Throughout history many great nations and empires have collapsed due to some significant event that led to the decline of the population and their economy. The pattern reflects that such collapses of empires is usually preceded by a culture that becomes obsessed with accumulating wealth at the price of oppressing the poorer working classes. Once this becomes the societal norm the culture has become a predator vs. prey culture.

It seems pretty obvious to the gringa that, at least in her own country, the United States, this is the current state of things. So, if my nation has evolved into the cultural stage that precedes a collapse of the state system, is there anything that can be done to prevent the collapse or are we too far gone?

Experts say that the condition is possibly reversible if the culture will do one very important thing:  Reduce consumption to a sustainable level and distribute resources more equitably. This solution sounds pretty simple for a highly complex problem and civilization.

How in the heck do these experts expect Americans to change their consumer culture? Their consumer culture is EXACTLY what defines them. Americans are not proud of a heritage of literature or fine art or musical progenies who produce operas. Americans are proud inventors and innovators and entrepreneurs who sell lots of goods and services in order to make lots of money so they can turn around and buy lots of goods and services to serve as the evidence that they were successful to begin with by their own selling of goods and services. The gringa believes the United States is doomed because the very actions they believe has made the country great is the very behavior that is going to bring it down. Gross consumerism.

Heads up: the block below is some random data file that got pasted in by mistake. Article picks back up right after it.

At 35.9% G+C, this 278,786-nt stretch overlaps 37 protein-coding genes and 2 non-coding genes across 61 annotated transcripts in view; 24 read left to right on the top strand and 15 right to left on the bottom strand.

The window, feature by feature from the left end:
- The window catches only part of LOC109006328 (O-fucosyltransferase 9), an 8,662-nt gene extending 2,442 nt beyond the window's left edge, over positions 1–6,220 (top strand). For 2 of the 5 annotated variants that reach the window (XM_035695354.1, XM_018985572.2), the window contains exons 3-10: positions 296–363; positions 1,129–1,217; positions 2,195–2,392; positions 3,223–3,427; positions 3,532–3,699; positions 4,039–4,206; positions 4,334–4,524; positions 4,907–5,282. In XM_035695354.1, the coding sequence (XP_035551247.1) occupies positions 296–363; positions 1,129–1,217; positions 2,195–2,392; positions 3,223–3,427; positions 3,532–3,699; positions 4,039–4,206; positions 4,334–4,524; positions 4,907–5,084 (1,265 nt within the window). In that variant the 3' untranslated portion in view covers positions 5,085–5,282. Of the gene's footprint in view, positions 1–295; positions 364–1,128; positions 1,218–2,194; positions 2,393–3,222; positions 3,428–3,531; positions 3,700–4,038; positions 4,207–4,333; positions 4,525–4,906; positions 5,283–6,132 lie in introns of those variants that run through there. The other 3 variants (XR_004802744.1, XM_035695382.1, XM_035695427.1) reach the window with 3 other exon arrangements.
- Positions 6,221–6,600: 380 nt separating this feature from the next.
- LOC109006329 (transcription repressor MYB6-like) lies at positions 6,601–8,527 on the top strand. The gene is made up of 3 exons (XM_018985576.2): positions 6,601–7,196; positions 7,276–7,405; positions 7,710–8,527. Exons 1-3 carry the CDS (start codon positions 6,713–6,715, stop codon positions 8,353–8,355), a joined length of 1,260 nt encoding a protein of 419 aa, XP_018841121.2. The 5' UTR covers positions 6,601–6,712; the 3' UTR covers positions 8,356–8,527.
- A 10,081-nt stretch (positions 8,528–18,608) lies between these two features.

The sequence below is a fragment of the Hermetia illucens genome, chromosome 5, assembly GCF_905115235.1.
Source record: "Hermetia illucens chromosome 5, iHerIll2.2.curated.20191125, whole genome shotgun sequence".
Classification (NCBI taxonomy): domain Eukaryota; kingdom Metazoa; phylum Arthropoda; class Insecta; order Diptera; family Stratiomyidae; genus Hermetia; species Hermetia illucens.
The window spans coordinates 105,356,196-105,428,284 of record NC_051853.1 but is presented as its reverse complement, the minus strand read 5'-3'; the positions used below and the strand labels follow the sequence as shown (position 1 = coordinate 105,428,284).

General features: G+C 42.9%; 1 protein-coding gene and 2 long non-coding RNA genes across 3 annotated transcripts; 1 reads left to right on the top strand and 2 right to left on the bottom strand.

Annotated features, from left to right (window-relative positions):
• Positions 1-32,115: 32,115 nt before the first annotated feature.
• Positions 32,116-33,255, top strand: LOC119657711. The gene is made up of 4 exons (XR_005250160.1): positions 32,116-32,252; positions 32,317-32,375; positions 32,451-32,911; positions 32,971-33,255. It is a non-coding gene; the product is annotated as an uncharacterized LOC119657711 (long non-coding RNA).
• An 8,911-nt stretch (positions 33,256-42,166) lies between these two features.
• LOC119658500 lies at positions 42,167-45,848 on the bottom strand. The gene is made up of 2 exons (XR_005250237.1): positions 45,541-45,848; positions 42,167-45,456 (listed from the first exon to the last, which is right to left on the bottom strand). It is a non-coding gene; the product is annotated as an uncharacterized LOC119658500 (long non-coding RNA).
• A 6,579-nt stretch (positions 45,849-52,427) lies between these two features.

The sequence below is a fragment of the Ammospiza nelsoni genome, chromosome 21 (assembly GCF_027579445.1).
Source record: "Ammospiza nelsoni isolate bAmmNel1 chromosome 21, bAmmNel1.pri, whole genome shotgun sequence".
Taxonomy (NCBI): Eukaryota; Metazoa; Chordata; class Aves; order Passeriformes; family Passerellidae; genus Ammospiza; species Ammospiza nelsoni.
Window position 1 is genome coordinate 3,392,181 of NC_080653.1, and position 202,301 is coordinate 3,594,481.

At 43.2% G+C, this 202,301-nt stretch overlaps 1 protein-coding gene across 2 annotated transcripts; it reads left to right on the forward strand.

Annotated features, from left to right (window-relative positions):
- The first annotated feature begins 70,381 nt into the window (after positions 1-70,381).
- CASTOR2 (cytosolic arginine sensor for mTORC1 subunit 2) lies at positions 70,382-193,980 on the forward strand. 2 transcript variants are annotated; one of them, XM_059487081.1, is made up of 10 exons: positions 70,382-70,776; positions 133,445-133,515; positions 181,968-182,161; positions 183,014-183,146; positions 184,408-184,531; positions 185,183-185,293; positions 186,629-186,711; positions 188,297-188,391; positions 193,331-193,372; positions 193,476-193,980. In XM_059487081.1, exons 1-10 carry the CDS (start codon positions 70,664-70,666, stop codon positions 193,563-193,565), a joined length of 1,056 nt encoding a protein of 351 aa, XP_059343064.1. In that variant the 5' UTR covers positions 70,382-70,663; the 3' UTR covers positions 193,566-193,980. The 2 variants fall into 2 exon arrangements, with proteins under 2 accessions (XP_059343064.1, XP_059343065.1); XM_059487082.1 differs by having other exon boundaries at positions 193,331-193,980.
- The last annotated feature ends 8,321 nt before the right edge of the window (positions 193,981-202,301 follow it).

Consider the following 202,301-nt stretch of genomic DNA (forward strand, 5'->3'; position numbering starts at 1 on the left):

So, if America is doomed to collapse, then what will happen? Well, when the Roman Empire bit the dust centuries followed where the population declined. Sick folks couldn’t afford medical treatment so death rates were higher. Young people had uncertain futures so there were fewer pregnancies. What pregnancies there were experienced higher infant mortality because diets were poorer and medical treatment less accessible. The Romans also became dumber because education takes a back seat as a priority when a person is trying to eke out an existence in a collapsed empire. In fact, the population of Rome became widely illiterate.